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RE: controlled use of language

From: lisa <lisa@jctech.co.il>
Date: Mon, 20 May 2002 16:54:30 -0400
Message-Id: <>
To: w3c-wai-gl@w3.org

Let me clarify,

This is not about removing ambiguity by controlling the words and style
of the author.
This is about creating a technique of meta data and markup, that
clarifies their choice of word usage.

RDF metadata and xml.

add on some tools and most folks could use it

all the best,


---Original Message-----
From: Al Gilman [mailto:asgilman@iamdigex.net]
Sent: Thursday, May 16, 2002 10:14 AM
To: Sean B. Palmer; lisa Seeman; William Loughborough
Cc: w3c-wai-gl@w3.org
Subject: Re: controlled use of language

At 12:01 PM 2002-05-16, Sean B. Palmer wrote:
 >[Snipping WAI PF since, IMO, language is neither a protocol nor a

What we are talking about is the _protocol_ which governs the coupled
use of controlled and uncontrolled vocabularies.  And multiple
definitions of vocabularies with different control protocols.  Some are
controlled through consensus, publication and registration [Dublin
Core], some through feedback methods, responding to demographics of
vocabulary control in populations at cognitive risk [CD word lists].
The controlled vocabularies are an extreme form of "lowest level
language" in the sense in which TimBL uses that notion.  Hence a form of
format.  Ergo: it's all about protocols and formats.


Pinpoint example:

I tried to find a basis for "spellcheck your content" in WCAG 2.0.

The "check you work" guideline only talks about orthodox use of markup,
not of text.  Wrong.  There are unmarked encodings in the text that need
to be valid, too.  See the "use real words in standard spellings" thread
dealing with SGRS [search on "orthographic" in www-voice list].  This
has to be in our graph of clauses, too.

And this is a technique which follows from all of "use clear and and
simple expression," "compatibility with AT" and "use technology with
hygiene."  Multiple heredity -- you can't file it safely under either.


 >From: "William Loughborough" <love26@gorge.net>
 >> So to "Be prepared for it to be a long process." is a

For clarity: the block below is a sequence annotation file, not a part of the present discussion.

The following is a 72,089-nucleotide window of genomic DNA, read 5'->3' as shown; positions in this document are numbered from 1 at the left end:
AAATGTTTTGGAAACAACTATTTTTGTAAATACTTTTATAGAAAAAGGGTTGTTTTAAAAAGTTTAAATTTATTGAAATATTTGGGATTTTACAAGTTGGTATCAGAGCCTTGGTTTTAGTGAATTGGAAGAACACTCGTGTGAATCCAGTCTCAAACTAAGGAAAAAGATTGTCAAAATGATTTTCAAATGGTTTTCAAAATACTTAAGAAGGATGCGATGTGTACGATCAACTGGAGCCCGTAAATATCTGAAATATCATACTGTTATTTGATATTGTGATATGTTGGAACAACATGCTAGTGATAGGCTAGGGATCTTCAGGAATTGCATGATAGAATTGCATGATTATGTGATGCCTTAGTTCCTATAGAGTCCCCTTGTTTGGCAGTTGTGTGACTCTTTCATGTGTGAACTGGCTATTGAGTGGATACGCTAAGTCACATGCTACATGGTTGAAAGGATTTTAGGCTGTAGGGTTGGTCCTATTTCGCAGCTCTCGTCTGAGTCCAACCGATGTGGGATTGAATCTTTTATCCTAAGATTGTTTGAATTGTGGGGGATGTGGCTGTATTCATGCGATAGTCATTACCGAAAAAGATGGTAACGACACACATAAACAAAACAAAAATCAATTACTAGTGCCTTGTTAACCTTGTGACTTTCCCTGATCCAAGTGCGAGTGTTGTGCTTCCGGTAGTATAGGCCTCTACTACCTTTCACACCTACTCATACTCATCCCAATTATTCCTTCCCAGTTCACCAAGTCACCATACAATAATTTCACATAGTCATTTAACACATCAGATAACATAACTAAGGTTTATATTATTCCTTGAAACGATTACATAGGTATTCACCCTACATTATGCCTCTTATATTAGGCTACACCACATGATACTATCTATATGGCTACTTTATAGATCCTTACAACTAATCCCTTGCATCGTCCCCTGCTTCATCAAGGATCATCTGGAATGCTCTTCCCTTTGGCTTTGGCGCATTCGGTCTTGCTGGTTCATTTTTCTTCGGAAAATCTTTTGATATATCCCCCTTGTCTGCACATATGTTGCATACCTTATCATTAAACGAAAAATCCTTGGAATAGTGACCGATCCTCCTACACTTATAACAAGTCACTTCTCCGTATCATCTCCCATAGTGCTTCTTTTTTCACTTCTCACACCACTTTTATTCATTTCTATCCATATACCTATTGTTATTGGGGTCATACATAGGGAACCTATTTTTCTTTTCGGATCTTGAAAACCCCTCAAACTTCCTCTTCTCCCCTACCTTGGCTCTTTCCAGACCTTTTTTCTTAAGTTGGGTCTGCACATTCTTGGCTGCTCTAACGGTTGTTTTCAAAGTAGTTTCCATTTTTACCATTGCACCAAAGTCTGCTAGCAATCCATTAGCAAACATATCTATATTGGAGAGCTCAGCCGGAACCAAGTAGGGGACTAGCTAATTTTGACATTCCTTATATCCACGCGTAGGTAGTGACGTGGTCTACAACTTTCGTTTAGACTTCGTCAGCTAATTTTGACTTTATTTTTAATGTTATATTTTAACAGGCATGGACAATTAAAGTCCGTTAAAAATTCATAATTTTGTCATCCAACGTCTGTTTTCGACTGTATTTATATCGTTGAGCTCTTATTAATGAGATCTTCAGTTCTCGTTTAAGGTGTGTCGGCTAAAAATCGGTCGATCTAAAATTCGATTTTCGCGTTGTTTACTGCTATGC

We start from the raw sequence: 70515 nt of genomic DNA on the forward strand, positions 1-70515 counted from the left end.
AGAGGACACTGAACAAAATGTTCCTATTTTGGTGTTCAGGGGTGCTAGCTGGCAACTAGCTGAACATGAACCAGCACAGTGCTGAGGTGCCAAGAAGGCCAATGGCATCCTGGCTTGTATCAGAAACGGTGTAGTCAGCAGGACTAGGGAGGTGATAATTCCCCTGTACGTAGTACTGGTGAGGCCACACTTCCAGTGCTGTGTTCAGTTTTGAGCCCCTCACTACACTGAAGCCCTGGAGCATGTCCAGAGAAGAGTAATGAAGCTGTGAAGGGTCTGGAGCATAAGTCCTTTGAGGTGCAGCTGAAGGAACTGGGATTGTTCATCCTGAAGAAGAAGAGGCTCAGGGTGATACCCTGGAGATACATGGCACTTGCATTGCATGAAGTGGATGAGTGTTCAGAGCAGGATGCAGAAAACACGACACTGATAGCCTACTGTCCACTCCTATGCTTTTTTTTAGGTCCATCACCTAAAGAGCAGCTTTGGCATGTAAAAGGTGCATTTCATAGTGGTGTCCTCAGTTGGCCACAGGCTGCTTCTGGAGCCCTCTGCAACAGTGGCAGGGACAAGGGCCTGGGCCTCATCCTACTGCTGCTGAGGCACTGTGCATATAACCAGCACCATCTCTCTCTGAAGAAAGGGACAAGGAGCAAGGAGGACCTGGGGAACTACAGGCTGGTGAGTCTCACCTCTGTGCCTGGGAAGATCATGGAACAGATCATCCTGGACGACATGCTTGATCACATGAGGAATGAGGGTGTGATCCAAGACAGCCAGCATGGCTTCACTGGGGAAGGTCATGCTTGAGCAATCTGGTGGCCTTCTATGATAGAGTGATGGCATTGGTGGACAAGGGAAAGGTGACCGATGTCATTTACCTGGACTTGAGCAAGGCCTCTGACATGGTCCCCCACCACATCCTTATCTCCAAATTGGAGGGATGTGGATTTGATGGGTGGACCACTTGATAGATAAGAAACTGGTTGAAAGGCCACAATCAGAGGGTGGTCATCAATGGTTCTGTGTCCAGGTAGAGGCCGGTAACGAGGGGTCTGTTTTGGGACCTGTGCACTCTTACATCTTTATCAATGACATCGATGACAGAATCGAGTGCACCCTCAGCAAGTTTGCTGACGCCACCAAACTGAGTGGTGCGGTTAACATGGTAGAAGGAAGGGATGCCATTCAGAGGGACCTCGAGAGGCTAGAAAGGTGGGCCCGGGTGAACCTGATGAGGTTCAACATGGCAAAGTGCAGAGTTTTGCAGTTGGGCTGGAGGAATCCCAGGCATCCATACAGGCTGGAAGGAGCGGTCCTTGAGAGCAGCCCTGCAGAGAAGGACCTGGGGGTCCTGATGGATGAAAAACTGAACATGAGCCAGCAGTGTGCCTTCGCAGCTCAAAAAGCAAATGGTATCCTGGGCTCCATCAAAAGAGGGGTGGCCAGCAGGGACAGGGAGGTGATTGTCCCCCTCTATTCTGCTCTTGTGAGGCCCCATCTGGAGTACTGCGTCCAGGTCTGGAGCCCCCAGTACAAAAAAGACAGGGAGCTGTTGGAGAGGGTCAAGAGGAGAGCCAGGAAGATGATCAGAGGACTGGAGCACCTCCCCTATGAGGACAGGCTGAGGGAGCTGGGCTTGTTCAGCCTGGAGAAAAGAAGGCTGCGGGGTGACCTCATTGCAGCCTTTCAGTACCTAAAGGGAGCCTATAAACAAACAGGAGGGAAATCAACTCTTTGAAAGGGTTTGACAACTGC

>> matter of *forever* because it ain't gonna happen.
 >Whilst I agree with the "who's going to police the police? The
 >sentiment, I think that Lisa is not (just?) hinting towards a
 >language (which, like Orwell's Newspeak, is absurd), but rather/also
 >towards regularized interfaces for creating Web content.
 >Sidenote: whilst this is at a tangent to any useful discussion, there
 >of course been numerous studies conducted on simplifying languages. A
 >starting point is the AECMA's "Simplified English":-
 >http://www.userlab.com/Downloads/SE.pdf (PDF only; sorry)
 >also: http://www.aecma.org/Publications/SEnglish/sengbrc.htm
 >which is all well and good, but is aimed towards people who have a
 >relatively high understanding of English in the first place, and can
 >the time and effort working on a simplified vocabulary; i.e. applies to
 >minute fraction of the population.
 >But onto more promising avenues of discussion. I like the DAML
 >(http://www.daml.org/tools/) approach of having content forms, where
 >can create homepage metadata by searching and/or selecting (Prof. Jim
 >Hendler has talked about this). It was also one of the aims of UWIMP,
 >is the service that William and I planned many months ago.
 >If we are to create William's much prophecized ambient information
 >it must be possible for the people with the information to publish what
 >they know with minimal costs and maximum benefits to them. This is only
 >going to be possible through small incremental changes, although if
 >organization like Google or Alexa gave over their already vast data
 >to the Web community, that would help a lot (why pay for a server when
 >Google and Alexa index it for free anyway?).
 >It's an ongoing battle. Metadata formats such as RDF are there to help
 >and a standardized deployment of RDF-in/from-HTML is long overdue
 >(hopefully not another manifestation of the six month phenomenon). RDF
 >good because the Semantic part of the Semantic Web is there to satisfy
 >(much ballyhooed) "semantic pragmatic" nature of machines.
 >But marking up text itself to be "unambiguous" is rather HumanMLish in
 >character... the waste of time criticisms are justifiable for
 >of "the language moves faster than the editor". Not only that, but
 >is art - if you move towards unambiguity, you may lose the essence of
 >of the great works. One's mind may drift back to Jefferson's famous "we
 >hold these truths to be sacred & undeniable", and wonder what he
thought of
 >Adams' and Franklin's (if their) modifications.
 >Kindest Regards,
 >Sean B. Palmer
 >@prefix : <http://purl.org/net/swn#> .
 >:Sean :homepage <http://purl.org/net/sbp/> .

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Received on Monday, 20 May 2002 16:49:34 UTC

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